Don't be left out in the cold! Plan your winter visit to Tommy Thompson Park carefully.
TTP is a wonderful destination during the winter. The heavy snow weighing down the bows of Pine trees on Peninsula B, the bright morning sun glistening off the ice of Cell Two and the crisp cold air from across Lake Ontario certainly create the ideal winter experience. Yet there are some hazards to keep in mind during your visit to the park. The weather can change suddenly and ice forms quickly and unevenly. For your safety, do not walk on frozen bodies of water. Also keep in mind that very strong and cold winter winds blow off the lake, so be sure to dress warmly before venturing out to the lighthouse.
Fall migration monitoring is now officially over. A great big thank you to Nigel and his amazing team of volunteers!! They certainly had their work cut out this year. Have a look at the extensive list of birds they banded in 2013.
The last day of fall migration monitoring is November 10, 2013. Bad weather and unfavorable conditions has delayed migration and has hampered banding efforts at the station. With so many late migrants, we are anticipating banding significant numbers right to the last day.
The owl migration is still in full swing although numbers haven't reflected that. This trend is also mirrored at other banding stations.
The American Pipit banding continues, with 62 individuals banded to date.
Dunlins, a familiar shorebird, are slowly making their way to Tommy Thompson Park from their Arctic breeding grounds. One was banded earlier this week. We are hoping more will make an appearance before next Sunday!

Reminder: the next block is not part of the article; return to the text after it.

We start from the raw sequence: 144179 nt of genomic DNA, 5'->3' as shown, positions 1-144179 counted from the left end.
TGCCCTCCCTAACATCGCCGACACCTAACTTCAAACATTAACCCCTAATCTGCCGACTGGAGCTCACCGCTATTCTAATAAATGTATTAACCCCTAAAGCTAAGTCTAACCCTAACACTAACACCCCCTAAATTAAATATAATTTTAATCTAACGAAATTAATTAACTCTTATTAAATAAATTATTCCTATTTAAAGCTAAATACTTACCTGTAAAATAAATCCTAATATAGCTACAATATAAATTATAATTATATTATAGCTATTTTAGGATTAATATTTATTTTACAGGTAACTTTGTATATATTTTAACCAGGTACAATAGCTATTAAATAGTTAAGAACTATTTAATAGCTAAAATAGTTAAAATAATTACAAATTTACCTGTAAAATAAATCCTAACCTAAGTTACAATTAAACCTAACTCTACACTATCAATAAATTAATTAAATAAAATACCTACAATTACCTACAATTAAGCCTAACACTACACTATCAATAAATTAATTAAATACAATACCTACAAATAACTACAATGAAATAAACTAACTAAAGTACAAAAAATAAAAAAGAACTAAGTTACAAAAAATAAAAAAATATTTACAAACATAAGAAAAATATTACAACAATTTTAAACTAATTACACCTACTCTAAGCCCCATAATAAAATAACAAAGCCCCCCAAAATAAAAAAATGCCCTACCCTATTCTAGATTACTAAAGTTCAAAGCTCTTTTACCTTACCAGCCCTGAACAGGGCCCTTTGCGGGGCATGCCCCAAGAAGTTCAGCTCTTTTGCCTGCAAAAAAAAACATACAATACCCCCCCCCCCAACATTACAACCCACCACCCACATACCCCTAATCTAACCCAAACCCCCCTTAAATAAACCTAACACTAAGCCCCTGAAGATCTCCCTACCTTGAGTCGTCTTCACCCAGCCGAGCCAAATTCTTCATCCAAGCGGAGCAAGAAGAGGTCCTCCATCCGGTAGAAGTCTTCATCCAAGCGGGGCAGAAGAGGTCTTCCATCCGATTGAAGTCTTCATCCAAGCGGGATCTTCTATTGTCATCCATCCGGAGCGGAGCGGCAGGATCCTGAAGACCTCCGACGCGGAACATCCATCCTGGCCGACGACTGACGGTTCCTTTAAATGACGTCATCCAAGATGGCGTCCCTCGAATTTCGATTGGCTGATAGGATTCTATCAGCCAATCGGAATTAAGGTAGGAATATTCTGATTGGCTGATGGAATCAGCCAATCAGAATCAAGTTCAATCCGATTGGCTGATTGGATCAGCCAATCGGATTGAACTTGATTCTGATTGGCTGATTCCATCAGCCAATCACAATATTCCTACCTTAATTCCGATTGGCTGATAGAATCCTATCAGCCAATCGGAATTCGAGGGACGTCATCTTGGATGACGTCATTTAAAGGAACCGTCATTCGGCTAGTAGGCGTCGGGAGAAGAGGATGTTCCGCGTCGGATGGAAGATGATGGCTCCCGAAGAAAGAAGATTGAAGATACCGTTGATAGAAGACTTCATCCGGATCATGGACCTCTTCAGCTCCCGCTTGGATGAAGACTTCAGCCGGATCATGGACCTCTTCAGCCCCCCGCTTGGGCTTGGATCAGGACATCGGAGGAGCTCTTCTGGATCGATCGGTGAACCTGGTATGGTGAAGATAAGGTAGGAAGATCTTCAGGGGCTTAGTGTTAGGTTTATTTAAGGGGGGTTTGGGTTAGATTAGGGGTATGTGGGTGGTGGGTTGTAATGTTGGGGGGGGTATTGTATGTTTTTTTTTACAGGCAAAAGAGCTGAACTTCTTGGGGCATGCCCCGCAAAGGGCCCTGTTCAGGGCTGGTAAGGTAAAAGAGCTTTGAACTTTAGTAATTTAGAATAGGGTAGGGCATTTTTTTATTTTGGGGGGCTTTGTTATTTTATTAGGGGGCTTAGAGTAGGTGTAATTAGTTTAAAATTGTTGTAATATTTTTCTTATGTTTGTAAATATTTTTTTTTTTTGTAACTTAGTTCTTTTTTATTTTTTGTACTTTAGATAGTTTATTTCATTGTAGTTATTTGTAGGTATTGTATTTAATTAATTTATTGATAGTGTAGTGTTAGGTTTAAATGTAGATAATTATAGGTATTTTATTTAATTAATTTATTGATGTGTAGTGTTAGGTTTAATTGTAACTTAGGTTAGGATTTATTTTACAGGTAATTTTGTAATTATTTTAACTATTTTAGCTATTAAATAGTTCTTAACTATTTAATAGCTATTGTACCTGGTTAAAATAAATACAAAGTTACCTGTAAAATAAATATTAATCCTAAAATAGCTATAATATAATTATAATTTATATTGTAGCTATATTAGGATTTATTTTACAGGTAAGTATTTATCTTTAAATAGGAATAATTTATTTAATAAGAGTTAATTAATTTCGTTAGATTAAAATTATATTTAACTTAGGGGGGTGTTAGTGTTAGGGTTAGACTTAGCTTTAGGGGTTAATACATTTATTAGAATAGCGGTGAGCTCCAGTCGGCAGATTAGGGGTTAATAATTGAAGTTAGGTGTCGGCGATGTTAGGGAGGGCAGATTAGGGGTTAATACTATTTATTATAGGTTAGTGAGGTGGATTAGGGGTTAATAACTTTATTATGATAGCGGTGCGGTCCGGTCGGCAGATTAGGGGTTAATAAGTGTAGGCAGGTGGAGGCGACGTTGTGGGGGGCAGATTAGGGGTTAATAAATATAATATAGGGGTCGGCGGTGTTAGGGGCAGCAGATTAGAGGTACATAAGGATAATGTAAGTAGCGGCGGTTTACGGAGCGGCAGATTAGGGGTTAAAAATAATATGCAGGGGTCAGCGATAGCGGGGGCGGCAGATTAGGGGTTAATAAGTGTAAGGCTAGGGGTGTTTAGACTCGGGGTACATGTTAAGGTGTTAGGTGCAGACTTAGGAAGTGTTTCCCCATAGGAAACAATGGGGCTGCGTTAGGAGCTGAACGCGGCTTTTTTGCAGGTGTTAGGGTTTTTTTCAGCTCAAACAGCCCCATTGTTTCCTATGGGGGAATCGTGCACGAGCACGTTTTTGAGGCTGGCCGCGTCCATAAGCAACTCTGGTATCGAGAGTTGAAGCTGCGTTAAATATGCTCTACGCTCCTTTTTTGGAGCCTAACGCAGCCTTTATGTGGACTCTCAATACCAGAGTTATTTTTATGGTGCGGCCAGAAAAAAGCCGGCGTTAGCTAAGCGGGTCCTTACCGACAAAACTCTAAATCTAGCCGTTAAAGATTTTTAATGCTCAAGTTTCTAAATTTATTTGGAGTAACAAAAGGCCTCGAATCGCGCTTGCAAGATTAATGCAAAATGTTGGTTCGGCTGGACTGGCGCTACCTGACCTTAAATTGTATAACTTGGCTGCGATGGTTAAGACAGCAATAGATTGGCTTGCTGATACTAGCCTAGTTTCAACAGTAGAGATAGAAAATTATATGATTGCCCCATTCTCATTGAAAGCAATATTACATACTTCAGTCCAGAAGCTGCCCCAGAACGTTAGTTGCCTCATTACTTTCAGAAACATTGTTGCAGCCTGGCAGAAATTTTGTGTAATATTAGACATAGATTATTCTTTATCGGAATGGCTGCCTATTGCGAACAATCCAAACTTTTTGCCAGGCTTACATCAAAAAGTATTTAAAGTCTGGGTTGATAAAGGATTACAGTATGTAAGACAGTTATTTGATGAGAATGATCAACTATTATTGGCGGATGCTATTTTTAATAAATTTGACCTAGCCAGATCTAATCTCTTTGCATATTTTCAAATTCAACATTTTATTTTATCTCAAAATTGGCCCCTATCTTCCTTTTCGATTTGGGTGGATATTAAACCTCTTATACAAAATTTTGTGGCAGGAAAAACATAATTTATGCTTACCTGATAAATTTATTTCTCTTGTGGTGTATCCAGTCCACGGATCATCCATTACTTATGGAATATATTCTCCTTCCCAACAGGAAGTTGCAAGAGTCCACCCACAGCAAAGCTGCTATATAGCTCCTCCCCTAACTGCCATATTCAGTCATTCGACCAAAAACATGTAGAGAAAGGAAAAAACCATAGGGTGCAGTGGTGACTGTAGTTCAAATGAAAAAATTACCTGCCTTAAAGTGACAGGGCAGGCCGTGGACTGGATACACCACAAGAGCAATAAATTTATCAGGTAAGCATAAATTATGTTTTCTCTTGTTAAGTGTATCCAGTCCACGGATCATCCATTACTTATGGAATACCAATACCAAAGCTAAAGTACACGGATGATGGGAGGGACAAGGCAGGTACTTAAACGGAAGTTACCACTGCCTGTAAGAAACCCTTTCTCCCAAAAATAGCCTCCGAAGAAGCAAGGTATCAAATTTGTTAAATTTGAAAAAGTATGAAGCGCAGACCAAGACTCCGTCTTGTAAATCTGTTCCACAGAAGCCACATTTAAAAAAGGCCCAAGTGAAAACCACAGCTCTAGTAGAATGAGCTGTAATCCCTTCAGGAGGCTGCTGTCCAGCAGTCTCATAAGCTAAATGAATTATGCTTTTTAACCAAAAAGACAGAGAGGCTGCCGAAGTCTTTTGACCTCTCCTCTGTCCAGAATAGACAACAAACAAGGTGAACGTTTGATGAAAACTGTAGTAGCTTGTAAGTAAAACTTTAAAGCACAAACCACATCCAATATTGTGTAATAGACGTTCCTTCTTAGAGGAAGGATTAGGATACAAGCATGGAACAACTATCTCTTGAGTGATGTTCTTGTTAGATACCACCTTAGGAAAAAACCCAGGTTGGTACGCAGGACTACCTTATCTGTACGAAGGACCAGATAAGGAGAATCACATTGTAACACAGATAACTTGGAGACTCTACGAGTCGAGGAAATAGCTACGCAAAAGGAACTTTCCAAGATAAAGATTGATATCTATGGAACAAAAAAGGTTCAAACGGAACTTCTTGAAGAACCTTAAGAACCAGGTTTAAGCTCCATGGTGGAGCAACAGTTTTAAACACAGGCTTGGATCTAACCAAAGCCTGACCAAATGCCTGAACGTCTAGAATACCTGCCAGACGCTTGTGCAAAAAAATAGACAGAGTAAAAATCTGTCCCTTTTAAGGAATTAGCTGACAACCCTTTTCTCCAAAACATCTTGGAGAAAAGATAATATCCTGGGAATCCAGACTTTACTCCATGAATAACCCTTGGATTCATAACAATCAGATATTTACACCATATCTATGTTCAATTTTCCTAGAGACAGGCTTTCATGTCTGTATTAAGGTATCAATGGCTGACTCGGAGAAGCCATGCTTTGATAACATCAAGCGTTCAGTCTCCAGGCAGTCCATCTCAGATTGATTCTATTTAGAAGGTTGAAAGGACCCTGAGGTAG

Incoming weather patterns are promising disturbances from the south. We anticipate Cave Swallows and hopefully some western birds to fly through the park. Fingers crossed!
Stop by the TTPBRS this weekend for a last chance to see fall migrants in hand. Sunday November 10 is also your last chance to join the Sunday Morning Guided Bird Walks at TTP. Meet the guide at the entrance of the park at 8:00 a.m. for an intimate tour highlighting the best spots for bird watching.
The American Pipit is a lovely songbird, often associated with shorebirds because of similar life histories. Like its shorebird counterparts, the American Pipit summers among the moss-covered, rocky hills on the bleak coast of Labrador, along the Arctic tundra to northern Alaska, and on the west coast of Greenland.
As soon as the young birds are able to care for themselves the Pipits gather into flocks and begin to migrate, leaving their breeding grounds before the end of August. The American Pipit winters in the mid United States and along the Gulf coast.
A pilot monitoring project was initiated by Nigel Shaw, TTPBRS coordinator. Although there were many observations of Pipits in previous years, this curious little bird has only been recorded in small numbers at Tommy Thompson Park. Nigel is hoping to capture and band a good sample of the birds that are passing through, and hopefully learn a little more about the species.
To date, the Pipit Project has been a success. Volunteers at the research station have witnessed 100's of American Pipits flying through the park during this fall migration. Tommy Thompson Park is on a significant migration route for this species. 41 individuals have been banded since the project began.